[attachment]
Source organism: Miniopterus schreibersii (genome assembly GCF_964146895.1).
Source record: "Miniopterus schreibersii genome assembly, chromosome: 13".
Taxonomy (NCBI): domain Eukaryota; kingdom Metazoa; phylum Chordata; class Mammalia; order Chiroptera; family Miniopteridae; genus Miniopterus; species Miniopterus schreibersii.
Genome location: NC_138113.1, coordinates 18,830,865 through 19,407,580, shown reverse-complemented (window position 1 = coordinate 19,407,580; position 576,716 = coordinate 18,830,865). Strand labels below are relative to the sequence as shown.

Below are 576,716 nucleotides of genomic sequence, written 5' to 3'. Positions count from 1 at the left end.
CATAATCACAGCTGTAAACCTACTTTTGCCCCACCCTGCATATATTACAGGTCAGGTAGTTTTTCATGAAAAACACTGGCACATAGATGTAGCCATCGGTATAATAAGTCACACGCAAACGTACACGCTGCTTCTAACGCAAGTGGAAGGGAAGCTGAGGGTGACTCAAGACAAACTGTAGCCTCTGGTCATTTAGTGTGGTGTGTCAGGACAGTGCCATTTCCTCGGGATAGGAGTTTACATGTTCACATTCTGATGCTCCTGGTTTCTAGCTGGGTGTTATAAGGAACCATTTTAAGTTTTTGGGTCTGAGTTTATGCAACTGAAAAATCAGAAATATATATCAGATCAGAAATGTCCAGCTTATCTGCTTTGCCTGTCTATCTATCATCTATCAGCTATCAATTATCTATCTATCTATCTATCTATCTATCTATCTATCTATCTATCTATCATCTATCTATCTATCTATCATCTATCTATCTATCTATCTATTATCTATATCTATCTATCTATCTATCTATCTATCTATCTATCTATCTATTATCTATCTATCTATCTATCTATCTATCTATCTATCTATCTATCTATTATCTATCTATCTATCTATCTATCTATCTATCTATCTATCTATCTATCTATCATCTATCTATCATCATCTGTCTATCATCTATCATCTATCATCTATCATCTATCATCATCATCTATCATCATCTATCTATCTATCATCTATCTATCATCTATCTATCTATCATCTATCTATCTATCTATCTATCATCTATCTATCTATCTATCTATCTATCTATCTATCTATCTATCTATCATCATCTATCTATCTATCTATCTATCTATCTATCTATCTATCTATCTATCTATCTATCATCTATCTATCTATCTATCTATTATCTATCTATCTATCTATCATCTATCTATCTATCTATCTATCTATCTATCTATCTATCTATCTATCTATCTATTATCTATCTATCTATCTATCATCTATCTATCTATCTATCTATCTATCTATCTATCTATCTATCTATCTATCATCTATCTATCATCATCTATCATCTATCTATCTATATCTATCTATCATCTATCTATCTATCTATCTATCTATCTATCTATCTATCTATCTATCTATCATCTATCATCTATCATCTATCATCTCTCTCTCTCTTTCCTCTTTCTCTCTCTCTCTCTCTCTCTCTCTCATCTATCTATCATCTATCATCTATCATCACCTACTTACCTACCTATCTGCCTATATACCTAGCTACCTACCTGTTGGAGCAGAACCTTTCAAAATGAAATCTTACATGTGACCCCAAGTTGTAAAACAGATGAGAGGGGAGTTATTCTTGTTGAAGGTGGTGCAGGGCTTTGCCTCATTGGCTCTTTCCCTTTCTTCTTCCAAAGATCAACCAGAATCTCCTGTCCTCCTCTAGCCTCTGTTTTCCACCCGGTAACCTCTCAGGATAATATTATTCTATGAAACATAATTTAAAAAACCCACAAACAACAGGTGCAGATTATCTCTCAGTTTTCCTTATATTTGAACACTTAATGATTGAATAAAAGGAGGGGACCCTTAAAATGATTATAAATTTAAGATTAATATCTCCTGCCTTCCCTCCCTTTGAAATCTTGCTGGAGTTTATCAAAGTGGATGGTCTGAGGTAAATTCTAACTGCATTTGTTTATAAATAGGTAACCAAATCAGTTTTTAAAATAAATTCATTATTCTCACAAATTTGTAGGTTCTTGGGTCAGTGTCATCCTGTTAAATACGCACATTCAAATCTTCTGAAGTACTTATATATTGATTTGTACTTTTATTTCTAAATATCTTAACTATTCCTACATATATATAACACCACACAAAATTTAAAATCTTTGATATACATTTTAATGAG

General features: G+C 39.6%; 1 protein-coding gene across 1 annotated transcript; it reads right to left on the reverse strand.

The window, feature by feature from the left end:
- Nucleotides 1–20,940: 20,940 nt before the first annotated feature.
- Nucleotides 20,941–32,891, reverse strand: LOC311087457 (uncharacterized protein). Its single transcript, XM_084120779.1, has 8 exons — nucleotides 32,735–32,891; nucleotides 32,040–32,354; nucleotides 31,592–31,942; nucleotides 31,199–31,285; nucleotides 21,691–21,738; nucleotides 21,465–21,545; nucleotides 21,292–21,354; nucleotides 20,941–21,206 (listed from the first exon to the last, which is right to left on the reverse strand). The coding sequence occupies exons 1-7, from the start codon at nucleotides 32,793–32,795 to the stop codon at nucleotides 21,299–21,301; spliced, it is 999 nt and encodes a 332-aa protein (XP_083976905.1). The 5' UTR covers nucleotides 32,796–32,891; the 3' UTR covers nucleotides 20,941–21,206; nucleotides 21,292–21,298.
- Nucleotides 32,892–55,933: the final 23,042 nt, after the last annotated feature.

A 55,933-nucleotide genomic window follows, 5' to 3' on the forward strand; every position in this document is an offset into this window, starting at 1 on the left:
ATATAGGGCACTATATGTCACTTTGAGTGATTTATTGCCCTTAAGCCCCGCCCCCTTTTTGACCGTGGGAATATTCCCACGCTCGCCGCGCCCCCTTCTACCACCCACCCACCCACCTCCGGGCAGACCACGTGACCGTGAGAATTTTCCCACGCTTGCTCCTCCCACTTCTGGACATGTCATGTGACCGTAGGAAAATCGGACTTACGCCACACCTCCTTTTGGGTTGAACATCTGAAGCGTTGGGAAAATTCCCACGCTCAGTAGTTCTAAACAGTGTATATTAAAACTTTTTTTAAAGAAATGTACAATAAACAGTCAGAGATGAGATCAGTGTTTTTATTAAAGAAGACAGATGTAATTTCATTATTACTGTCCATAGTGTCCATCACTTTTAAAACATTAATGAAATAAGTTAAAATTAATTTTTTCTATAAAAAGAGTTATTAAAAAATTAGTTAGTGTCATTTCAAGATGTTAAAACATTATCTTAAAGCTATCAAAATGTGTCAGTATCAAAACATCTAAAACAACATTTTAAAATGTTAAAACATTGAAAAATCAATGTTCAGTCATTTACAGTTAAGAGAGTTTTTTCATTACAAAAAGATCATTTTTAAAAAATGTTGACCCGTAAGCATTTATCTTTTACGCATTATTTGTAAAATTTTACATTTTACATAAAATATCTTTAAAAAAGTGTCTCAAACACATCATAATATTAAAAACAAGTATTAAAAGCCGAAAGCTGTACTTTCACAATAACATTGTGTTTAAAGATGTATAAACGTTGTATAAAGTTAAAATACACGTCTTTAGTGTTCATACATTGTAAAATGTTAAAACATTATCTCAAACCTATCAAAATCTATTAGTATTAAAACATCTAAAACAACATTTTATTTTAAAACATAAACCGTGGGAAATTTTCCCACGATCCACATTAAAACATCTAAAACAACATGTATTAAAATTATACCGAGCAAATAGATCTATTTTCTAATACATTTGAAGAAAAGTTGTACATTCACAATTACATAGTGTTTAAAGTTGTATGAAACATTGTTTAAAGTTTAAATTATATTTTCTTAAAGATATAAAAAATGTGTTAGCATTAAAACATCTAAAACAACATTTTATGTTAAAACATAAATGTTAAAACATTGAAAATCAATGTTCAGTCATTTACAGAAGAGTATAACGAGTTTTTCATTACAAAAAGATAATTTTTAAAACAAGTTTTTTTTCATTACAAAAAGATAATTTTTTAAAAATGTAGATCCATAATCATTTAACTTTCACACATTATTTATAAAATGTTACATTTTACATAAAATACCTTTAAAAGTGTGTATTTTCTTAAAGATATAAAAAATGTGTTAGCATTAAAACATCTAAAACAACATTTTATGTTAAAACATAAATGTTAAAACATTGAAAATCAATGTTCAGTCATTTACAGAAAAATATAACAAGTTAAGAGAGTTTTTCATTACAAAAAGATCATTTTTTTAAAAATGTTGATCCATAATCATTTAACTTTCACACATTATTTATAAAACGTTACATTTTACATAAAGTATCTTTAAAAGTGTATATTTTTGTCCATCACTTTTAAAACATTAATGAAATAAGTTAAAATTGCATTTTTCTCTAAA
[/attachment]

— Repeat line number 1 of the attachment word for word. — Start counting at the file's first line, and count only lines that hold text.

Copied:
Source organism: Miniopterus schreibersii (genome assembly GCF_964146895.1).